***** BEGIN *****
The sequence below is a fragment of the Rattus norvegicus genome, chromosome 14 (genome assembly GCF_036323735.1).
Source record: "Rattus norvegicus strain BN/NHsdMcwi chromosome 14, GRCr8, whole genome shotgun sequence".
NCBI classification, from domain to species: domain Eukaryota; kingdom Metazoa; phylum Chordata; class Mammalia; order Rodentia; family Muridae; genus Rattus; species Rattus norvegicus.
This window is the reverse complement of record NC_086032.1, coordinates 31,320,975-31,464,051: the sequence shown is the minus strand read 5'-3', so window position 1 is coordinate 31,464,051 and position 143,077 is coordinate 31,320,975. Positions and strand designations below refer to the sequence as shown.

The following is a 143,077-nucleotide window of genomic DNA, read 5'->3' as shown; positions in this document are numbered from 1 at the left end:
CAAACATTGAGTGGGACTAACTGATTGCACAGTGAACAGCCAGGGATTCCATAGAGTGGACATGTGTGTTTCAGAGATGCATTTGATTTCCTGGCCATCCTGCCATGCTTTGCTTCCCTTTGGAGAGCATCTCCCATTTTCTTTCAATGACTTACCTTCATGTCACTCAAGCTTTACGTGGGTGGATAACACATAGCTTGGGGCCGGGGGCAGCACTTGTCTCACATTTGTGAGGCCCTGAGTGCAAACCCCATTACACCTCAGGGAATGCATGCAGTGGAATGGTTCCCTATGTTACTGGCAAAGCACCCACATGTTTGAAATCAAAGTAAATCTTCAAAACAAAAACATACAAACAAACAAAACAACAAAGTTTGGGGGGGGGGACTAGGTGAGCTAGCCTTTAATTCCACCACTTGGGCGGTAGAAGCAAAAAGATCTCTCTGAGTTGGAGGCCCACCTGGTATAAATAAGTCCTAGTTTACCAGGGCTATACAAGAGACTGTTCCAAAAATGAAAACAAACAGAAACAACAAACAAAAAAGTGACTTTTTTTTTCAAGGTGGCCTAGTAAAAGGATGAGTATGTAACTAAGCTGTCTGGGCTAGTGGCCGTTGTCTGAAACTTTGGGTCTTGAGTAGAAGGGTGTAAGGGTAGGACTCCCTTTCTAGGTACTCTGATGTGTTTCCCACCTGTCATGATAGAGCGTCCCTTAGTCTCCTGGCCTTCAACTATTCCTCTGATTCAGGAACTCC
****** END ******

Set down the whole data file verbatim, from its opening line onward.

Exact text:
The sequence below is a fragment of the Rattus norvegicus genome, chromosome 14 (genome assembly GCF_036323735.1).
Source record: "Rattus norvegicus strain BN/NHsdMcwi chromosome 14, GRCr8, whole genome shotgun sequence".
NCBI classification, from domain to species: domain Eukaryota; kingdom Metazoa; phylum Chordata; class Mammalia; order Rodentia; family Muridae; genus Rattus; species Rattus norvegicus.
This window is the reverse complement of record NC_086032.1, coordinates 31,320,975-31,464,051: the sequence shown is the minus strand read 5'-3', so window position 1 is coordinate 31,464,051 and position 143,077 is coordinate 31,320,975. Positions and strand designations below refer to the sequence as shown.

The following is a 143,077-nucleotide window of genomic DNA, read 5'->3' as shown; positions in this document are numbered from 1 at the left end:
CAAACATTGAGTGGGACTAACTGATTGCACAGTGAACAGCCAGGGATTCCATAGAGTGGACATGTGTGTTTCAGAGATGCATTTGATTTCCTGGCCATCCTGCCATGCTTTGCTTCCCTTTGGAGAGCATCTCCCATTTTCTTTCAATGACTTACCTTCATGTCACTCAAGCTTTACGTGGGTGGATAACACATAGCTTGGGGCCGGGGGCAGCACTTGTCTCACATTTGTGAGGCCCTGAGTGCAAACCCCATTACACCTCAGGGAATGCATGCAGTGGAATGGTTCCCTATGTTACTGGCAAAGCACCCACATGTTTGAAATCAAAGTAAATCTTCAAAACAAAAACATACAAACAAACAAAACAACAAAGTTTGGGGGGGGGGACTAGGTGAGCTAGCCTTTAATTCCACCACTTGGGCGGTAGAAGCAAAAAGATCTCTCTGAGTTGGAGGCCCACCTGGTATAAATAAGTCCTAGTTTACCAGGGCTATACAAGAGACTGTTCCAAAAATGAAAACAAACAGAAACAACAAACAAAAAAGTGACTTTTTTTTTCAAGGTGGCCTAGTAAAAGGATGAGTATGTAACTAAGCTGTCTGGGCTAGTGGCCGTTGTCTGAAACTTTGGGTCTTGAGTAGAAGGGTGTAAGGGTAGGACTCCCTTTCTAGGTACTCTGATGTGTTTCCCACCTGTCATGATAGAGCGTCCCTTAGTCTCCTGGCCTTCAACTATTCCTCTGATTCAGGAACTCC